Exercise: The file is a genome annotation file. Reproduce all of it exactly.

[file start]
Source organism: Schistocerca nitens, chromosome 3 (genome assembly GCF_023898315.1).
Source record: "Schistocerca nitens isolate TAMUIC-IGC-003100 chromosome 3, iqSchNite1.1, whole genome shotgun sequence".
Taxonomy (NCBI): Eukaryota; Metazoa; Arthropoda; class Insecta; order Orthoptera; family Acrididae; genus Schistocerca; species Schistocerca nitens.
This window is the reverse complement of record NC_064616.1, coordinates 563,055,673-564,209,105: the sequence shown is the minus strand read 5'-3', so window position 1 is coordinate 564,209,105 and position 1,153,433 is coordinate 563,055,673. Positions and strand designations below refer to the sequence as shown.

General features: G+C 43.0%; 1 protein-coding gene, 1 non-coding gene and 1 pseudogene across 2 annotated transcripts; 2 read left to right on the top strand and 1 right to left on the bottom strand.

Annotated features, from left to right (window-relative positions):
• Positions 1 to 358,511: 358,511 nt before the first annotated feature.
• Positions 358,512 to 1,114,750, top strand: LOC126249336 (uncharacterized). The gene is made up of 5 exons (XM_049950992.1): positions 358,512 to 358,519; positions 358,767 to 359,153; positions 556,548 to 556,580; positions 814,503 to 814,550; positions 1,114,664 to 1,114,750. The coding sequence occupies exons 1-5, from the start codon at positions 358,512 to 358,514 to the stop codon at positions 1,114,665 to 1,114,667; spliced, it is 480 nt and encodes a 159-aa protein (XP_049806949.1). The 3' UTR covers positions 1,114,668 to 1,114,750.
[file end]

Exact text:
Source organism: Schistocerca nitens, chromosome 3 (genome assembly GCF_023898315.1).
Source record: "Schistocerca nitens isolate TAMUIC-IGC-003100 chromosome 3, iqSchNite1.1, whole genome shotgun sequence".
Taxonomy (NCBI): Eukaryota; Metazoa; Arthropoda; class Insecta; order Orthoptera; family Acrididae; genus Schistocerca; species Schistocerca nitens.
This window is the reverse complement of record NC_064616.1, coordinates 563,055,673-564,209,105: the sequence shown is the minus strand read 5'-3', so window position 1 is coordinate 564,209,105 and position 1,153,433 is coordinate 563,055,673. Positions and strand designations below refer to the sequence as shown.

General features: G+C 43.0%; 1 protein-coding gene, 1 non-coding gene and 1 pseudogene across 2 annotated transcripts; 2 read left to right on the top strand and 1 right to left on the bottom strand.

Annotated features, from left to right (window-relative positions):
• Positions 1 to 358,511: 358,511 nt before the first annotated feature.
• Positions 358,512 to 1,114,750, top strand: LOC126249336 (uncharacterized). The gene is made up of 5 exons (XM_049950992.1): positions 358,512 to 358,519; positions 358,767 to 359,153; positions 556,548 to 556,580; positions 814,503 to 814,550; positions 1,114,664 to 1,114,750. The coding sequence occupies exons 1-5, from the start codon at positions 358,512 to 358,514 to the stop codon at positions 1,114,665 to 1,114,667; spliced, it is 480 nt and encodes a 159-aa protein (XP_049806949.1). The 3' UTR covers positions 1,114,668 to 1,114,750.